Hardwood Business Hits The Floor Running
By Ines Bebea
FAIRFIELD - Paul Yau had one goal in mind when he relocated his business from Napa to Solano Business Park in Fairfield. He wanted to take over the world . . . of premium hardwood flooring.
The owner of Gentry Hardwood Floors wanted a location that would position him in the gateway to Northern California and the rest of the country. He has been in business for four years and has not looked back since moving to Fairfield in 2005.
Yau manufactures premium hardwood flooring and distributes to retailers, developers, contractors and architects.
"Right now, we sell directly to 100 retailers in Northern California from Reno to Redding and Carmel," said Yau, who runs his business in a 12,000-square-foot facility. "I moved from Napa because I wanted a location that would give me direct access to Northern California, with transportation corridors to supply customers in all directions."
His strategy to make his flooring a hot commodity is already in place. Yau recently attended the Pacific Coast Builders Conference in San Francisco and the Surfaces Trade Show in Las Vegas to keep abreast of what's new in the home designing market.
"By attending trade shows I see firsthand the new developments and designs for homes and what the retailers are looking for," said Yau. "Hardwood floors are very attractive, and they help homes sell faster."
A career in the hardwood flooring was not Yau's lifelong dream. Yau, who earned a mechanical engineering degree from UC Berkeley stumbled into hardwood floors from personal experience. He wanted to replace the carpet in his Napa home with hardwood but was surprised at the cost.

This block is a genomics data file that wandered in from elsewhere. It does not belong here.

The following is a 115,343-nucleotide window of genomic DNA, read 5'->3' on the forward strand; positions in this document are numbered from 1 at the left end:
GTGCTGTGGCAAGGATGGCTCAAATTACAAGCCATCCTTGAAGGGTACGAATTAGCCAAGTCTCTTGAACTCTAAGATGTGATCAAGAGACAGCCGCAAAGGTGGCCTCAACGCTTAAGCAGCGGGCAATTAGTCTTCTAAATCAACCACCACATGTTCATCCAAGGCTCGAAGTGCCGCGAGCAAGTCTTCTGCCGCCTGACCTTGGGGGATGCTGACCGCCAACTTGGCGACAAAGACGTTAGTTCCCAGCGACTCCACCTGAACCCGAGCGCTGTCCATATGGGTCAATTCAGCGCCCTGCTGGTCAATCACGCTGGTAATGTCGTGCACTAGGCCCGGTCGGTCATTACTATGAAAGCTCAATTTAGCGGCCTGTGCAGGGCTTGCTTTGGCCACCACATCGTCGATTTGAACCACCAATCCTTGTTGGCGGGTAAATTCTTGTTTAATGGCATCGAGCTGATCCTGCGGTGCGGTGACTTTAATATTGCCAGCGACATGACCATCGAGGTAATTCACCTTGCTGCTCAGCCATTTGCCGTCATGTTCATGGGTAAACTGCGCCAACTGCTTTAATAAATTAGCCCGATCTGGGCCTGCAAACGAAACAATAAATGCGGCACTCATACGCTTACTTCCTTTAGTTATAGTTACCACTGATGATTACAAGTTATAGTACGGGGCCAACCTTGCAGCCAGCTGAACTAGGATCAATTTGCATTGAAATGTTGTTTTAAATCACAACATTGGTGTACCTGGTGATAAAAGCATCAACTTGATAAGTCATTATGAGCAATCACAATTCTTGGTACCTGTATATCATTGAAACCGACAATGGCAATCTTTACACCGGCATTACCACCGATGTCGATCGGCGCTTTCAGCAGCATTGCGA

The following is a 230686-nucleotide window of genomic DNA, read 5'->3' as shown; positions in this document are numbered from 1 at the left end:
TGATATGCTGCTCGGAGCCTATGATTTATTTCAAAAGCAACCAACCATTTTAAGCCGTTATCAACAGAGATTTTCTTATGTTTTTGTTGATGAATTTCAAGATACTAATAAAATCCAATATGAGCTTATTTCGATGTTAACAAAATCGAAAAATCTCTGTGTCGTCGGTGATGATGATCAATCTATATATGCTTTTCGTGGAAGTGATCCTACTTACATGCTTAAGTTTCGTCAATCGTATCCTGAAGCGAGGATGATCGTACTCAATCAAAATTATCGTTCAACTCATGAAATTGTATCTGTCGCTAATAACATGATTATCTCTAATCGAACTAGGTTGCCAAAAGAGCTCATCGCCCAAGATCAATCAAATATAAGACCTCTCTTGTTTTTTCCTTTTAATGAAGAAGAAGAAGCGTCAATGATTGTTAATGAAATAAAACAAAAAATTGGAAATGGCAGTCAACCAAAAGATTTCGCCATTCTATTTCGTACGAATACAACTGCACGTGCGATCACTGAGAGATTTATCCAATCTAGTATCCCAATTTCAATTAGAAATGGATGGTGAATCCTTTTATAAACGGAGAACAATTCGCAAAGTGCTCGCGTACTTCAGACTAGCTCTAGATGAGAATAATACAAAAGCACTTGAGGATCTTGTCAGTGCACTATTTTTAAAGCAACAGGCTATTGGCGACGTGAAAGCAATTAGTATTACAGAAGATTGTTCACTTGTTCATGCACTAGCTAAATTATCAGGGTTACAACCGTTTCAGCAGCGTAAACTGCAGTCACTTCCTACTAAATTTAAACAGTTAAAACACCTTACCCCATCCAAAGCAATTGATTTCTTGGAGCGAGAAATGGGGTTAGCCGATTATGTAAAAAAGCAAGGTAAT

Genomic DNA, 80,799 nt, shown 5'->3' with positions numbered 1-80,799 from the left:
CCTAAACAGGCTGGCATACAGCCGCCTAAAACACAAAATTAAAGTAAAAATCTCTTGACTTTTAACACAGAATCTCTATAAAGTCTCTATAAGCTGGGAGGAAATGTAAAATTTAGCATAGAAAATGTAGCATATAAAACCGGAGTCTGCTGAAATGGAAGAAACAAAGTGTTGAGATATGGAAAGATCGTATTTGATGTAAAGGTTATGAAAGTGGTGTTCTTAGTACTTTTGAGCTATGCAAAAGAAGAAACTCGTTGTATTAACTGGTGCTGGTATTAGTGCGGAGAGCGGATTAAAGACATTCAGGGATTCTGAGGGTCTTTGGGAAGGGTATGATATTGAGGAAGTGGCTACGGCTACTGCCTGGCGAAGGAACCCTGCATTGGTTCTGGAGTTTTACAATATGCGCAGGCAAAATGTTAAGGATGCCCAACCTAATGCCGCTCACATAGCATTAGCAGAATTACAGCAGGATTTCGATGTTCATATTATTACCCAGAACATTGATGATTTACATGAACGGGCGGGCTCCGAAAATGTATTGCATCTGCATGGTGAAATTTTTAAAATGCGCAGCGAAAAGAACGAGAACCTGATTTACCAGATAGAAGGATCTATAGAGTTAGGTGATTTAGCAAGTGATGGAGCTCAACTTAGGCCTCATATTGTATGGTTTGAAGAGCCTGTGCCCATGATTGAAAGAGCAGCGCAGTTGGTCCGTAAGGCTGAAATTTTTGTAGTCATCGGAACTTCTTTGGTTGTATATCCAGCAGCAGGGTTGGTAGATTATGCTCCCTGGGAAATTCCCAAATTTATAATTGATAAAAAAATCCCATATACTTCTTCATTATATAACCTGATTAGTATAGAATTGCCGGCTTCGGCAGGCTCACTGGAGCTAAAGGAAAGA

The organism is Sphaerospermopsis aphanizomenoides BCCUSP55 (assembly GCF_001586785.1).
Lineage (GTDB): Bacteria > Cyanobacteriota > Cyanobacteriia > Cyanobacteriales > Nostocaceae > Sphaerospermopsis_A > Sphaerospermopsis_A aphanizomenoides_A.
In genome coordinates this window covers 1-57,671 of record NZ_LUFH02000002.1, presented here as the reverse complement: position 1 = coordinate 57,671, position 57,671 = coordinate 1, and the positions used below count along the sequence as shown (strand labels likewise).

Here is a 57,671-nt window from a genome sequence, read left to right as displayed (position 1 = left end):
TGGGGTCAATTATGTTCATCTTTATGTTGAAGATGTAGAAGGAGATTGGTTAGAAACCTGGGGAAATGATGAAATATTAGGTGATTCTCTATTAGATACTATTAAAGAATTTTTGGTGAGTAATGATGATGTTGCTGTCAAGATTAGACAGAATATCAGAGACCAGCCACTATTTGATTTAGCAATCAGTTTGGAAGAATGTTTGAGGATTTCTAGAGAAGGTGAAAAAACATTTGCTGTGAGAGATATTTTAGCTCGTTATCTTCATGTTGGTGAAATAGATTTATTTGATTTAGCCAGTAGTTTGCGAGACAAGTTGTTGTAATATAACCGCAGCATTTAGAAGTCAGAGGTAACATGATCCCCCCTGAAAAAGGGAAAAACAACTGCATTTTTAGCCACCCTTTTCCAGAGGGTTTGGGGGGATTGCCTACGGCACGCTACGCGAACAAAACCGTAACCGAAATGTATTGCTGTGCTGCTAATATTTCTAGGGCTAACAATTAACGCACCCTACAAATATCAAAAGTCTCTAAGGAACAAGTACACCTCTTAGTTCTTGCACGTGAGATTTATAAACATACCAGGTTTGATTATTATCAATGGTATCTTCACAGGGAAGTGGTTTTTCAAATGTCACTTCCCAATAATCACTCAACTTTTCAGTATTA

"I really had no idea that hardwood floors were that expensive," he said. "So I looked into how the entire process was done and got into business myself."
Yau buys wood from Russia. It is shipped to China, where it is manufactured.
"Business has been really good," said Yau. "Now I'm looking for a bigger facility in Fairfield."
Finding suitable land will not be a problem for Yau. According to a land survey from the city's Economic Development Division, Fairfield has available land for industrial development and office space. Fairfield has averaged 400,000 square feet of new industrial development and 282,000 square feet of commercial and office development per year since 1990.
The city has permitted more than 7 million square feet of retail, office and industrial development since 1995.
"We have a lot of business parks that cater to different types of businesses, said Curt Johnston, assistant director of the Economic Development Division. "We actively recruit to brand the city as the next premium location for industrial and office development in the Bay Area."
Fairfield has attracted companies from Alameda and Contra Costa counties, said Johnston, who believes the market is ripe for businesses from San Jose, Marin, Napa and Sonoma counties that want to relocate and expand.
"Calbee America has a new facility in Fairfield, and Guittard Chocolates is beginning work on their production line," Johnston said. "We have land that is available for immediate development, as well as the infrastructure to support it.
"We are good at attracting firms who like the central location of Fairfield, with the proximity to the Bay Area counties and Sacramento."
Tim Ridosh, marketing director for the Fairfield-Suisun Chamber of Commerce, is not surprised that business owners are choosing to headquarter their businesses here.
"The perfect example is Copart, Inc. in Green Valley," Ridosh said. "They are an international company who will be celebrating 25 years, and they can do everything from Fairfield.
"All the development will come this way. Our land is cheaper, and we have a lot of it waiting to be developed. Our transportation corridors can lead you all the way to the East Coast, while our ports can take your products West."
Reach Ines Bebea at 427-6934 or email@example.com.
Tuesday, July 10, 2007
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